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Some apps use design to trick you into sharing data. A new bill would make that illegal.

The bipartisan legislation also proposes extra protections for kids online, including the end of autoplaying video and many types of habit-forming design.

Mauricio Santana/Getty Images

When using an app, how many times have you seen a cute, unobtrusively designed pop-up that asks you to share your location? Or an app onboarding process that makes access to your contacts just another button to click to get started?

This type of design makes it easier to consent to giving up personal information — whether or not you actually understand what you’re doing — than it does to seriously consider your options. It’s called a “dark pattern,” a term coined by user experience designer Harry Brignull in 2010 and popularized over the past few years. Technologists, regulators, and consumers have all started asking more specific questions about how apps can be created to look friendly and harmless even when they’re exploiting us, and this is one of the biggest topics of conversation.

Sens. Mark Warner (D-VA) and Deb Fischer (R-NE) introduced a bipartisan bill on Tuesday that would make this type of design illegal, affecting any social media platform with more than 100 million monthly active users. Any user interfaces that are designed to hide or gloss over the personal data you’re consenting to share will no longer be allowed.

The bill demands that disclosures of personal data collection be “clear, conspicuous, context-appropriate, and easily accessible” and not “deceptively obscured.”

“Any privacy policy involving consent is weakened by the presence of dark patterns,” Fischer said in a statement. “These manipulative user interfaces intentionally limit understanding and undermine consumer choice.”

If passed, the bill would instate an act called DETOUR (Deceptive Experiences to Online Users Reduction) and would also prohibit social media platforms from A/B testing most types of design changes without explicit consent from users. From the text of the bill: It would be illegal “to subdivide or segment consumers of online services into groups for the purposes of behavioral or psychological experiments or studies.”

For example, Facebook wouldn’t be able to serve different versions of the News Feed with different design elements or layouts to different people and study how they behave in response to it. At least, not without explicitly informing them that they’re doing so. (A controversial 2014 study the company conducted with Cornell University, in which some users were given a super-negative News Feed to see if it would depress them — it did! — would be considered not just unethical but actively against the law if it were to take place now.)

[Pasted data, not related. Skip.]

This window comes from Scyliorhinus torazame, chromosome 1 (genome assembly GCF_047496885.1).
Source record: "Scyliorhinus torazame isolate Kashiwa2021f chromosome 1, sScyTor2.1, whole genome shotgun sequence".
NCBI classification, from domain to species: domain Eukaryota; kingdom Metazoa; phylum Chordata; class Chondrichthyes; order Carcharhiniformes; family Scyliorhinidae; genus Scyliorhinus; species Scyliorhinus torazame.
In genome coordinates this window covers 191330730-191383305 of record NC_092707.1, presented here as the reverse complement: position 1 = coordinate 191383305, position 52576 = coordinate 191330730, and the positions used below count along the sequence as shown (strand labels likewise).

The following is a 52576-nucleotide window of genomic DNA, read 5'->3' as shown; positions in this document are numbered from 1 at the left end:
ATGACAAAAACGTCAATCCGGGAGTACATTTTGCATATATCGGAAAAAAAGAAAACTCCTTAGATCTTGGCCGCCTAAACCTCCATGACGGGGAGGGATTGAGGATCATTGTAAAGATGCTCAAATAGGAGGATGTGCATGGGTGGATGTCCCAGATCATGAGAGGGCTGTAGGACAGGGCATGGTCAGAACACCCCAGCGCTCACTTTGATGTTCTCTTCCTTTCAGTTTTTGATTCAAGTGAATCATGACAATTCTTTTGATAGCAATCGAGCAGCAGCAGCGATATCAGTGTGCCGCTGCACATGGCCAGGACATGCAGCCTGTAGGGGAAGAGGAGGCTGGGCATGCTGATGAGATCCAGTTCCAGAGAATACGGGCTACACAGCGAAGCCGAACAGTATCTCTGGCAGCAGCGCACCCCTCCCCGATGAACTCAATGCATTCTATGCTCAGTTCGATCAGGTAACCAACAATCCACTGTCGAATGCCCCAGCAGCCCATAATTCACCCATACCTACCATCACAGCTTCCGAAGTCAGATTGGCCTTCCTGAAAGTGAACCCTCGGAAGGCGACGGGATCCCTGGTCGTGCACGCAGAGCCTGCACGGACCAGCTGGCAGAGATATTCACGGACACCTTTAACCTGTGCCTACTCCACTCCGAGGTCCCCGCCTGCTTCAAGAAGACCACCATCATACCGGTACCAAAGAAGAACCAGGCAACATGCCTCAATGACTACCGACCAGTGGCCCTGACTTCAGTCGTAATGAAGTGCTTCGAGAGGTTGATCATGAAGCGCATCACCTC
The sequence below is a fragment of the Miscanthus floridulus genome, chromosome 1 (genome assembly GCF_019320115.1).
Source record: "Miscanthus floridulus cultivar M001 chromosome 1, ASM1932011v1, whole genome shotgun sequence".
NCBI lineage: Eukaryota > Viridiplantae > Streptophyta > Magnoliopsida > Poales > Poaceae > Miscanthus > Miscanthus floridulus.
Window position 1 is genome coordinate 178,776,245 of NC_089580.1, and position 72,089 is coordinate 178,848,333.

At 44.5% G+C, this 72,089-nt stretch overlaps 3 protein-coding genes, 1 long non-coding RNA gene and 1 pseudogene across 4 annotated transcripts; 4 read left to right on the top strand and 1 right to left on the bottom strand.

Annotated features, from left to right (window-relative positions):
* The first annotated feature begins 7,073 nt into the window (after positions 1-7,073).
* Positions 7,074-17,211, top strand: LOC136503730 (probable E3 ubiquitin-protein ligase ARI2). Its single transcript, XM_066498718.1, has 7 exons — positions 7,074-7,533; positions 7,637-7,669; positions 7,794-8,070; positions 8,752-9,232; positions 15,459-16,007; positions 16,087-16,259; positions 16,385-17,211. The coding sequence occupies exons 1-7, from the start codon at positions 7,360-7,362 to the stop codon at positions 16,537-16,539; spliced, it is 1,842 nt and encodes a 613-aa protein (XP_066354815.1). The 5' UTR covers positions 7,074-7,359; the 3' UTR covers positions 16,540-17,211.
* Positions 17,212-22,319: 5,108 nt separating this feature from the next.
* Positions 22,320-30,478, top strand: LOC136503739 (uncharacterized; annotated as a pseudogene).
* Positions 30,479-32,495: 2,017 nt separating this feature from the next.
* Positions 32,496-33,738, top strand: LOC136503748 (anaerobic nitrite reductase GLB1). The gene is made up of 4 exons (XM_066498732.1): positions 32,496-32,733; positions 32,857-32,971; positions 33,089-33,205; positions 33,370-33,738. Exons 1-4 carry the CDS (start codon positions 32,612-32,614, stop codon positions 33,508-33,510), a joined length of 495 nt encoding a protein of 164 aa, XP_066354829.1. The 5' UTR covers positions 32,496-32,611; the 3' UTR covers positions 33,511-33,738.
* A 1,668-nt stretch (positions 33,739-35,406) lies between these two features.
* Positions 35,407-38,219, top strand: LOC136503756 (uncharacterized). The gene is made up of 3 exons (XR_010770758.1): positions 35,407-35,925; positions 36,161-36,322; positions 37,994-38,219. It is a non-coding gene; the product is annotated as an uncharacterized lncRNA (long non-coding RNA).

Arguably the most interesting part of the bill is its expansion of protections for children who use social media. Currently, children are protected from advertisers collecting and using their personal data under the Children’s Online Privacy Protection Act (COPPA) of 1998. But this would be the first legislation to attempt broad legal protection from social media addiction or other psychological harm. It would make it illegal “to design, modify, or manipulate a user interface” directed at children under the age of 13 “with the purpose or substantial effect of cultivating compulsive usage.” (Autoplaying videos are included as an example.)

The lawmakers define compulsive usage as “any response stimulated by external factors that causes an individual to engage in repetitive, purposeful, and intentional behavior causing psychological distress, loss of control, anxiety, depression, or harmful stress responses.” Almost every social media platform is set up to gamify posting new content and provide dopamine hits for receiving likes and other notifications, as well as encourage routines of scrolling through a never-ending algorithmically generated feed and opening apps during every moment of downtime.

If the Federal Trade Commission were to decide that Instagram is a platform marketed to people under 13, or — though it has so far declined to do so — that YouTube is, you can imagine there would be a lot of questions about the way those platforms create habits among their users. TikTok, the wildly popular music-based Vine replacement, is already on the FTC’s bad side, and was hit with a record $5.7 million fine for COPPA violations this February.

The idea for DETOUR came out of a memo that Warner circulated last summer, just after Facebook’s Mark Zuckerberg testified before Congress, and is part of a wave of increased government interest in the consequences of allowing big tech companies to run rampant. This announcement comes one month after presidential candidate Sen. Elizabeth Warren (D-MA) proposed breaking up Google, Amazon, Facebook, and Apple under antitrust law, and a little over a week after the Department of Housing and Urban Development filed charges against Facebook for enabling housing discrimination with its targeted advertising options.

If the bill passes, the new law would be enforced by a small, new regulatory organization that reports to the FTC.

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